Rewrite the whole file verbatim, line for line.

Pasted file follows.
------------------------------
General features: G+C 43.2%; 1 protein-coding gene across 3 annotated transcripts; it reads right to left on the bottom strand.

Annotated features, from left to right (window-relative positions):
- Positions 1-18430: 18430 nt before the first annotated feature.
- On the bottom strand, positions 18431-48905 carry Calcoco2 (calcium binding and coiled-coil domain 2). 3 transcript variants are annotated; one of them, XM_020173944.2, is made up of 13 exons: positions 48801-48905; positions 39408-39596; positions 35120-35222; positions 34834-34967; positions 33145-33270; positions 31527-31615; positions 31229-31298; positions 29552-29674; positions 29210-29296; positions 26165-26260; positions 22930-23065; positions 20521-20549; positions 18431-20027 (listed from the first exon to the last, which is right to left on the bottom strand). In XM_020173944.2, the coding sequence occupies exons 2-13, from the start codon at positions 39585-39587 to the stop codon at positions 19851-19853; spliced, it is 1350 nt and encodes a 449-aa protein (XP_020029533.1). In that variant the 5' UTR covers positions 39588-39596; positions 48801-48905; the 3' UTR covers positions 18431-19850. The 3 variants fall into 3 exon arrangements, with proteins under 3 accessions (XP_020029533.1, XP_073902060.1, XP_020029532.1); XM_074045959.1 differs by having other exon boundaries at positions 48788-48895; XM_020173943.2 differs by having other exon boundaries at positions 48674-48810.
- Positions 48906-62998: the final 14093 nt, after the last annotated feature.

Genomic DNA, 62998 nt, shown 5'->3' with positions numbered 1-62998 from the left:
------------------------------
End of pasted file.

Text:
General features: G+C 43.2%; 1 protein-coding gene across 3 annotated transcripts; it reads right to left on the bottom strand.

Annotated features, from left to right (window-relative positions):
- Positions 1-18430: 18430 nt before the first annotated feature.
- On the bottom strand, positions 18431-48905 carry Calcoco2 (calcium binding and coiled-coil domain 2). 3 transcript variants are annotated; one of them, XM_020173944.2, is made up of 13 exons: positions 48801-48905; positions 39408-39596; positions 35120-35222; positions 34834-34967; positions 33145-33270; positions 31527-31615; positions 31229-31298; positions 29552-29674; positions 29210-29296; positions 26165-26260; positions 22930-23065; positions 20521-20549; positions 18431-20027 (listed from the first exon to the last, which is right to left on the bottom strand). In XM_020173944.2, the coding sequence occupies exons 2-13, from the start codon at positions 39585-39587 to the stop codon at positions 19851-19853; spliced, it is 1350 nt and encodes a 449-aa protein (XP_020029533.1). In that variant the 5' UTR covers positions 39588-39596; positions 48801-48905; the 3' UTR covers positions 18431-19850. The 3 variants fall into 3 exon arrangements, with proteins under 3 accessions (XP_020029533.1, XP_073902060.1, XP_020029532.1); XM_074045959.1 differs by having other exon boundaries at positions 48788-48895; XM_020173943.2 differs by having other exon boundaries at positions 48674-48810.
- Positions 48906-62998: the final 14093 nt, after the last annotated feature.

Genomic DNA, 62998 nt, shown 5'->3' with positions numbered 1-62998 from the left: